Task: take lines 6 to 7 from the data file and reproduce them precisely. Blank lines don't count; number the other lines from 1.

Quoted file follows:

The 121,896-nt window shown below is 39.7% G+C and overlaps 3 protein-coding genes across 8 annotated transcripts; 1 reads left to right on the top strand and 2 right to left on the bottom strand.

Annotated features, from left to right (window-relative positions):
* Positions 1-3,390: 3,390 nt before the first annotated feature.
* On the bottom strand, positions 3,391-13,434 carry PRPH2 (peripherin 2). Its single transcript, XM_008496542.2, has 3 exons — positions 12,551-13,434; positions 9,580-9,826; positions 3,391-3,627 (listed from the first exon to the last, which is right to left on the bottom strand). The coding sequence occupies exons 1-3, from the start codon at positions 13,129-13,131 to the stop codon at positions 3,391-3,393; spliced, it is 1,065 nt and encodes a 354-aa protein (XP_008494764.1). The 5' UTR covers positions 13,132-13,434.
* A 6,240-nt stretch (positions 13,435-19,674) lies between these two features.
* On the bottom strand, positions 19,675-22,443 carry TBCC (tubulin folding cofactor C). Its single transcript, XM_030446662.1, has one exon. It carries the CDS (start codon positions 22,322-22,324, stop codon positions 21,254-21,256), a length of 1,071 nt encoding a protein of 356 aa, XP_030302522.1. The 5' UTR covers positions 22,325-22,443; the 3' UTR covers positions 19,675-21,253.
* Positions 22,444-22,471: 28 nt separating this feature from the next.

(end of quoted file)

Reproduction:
* On the bottom strand, positions 19,675-22,443 carry TBCC (tubulin folding cofactor C). Its single transcript, XM_030446662.1, has one exon. It carries the CDS (start codon positions 22,322-22,324, stop codon positions 21,254-21,256), a length of 1,071 nt encoding a protein of 356 aa, XP_030302522.1. The 5' UTR covers positions 22,325-22,443; the 3' UTR covers positions 19,675-21,253.
* Positions 22,444-22,471: 28 nt separating this feature from the next.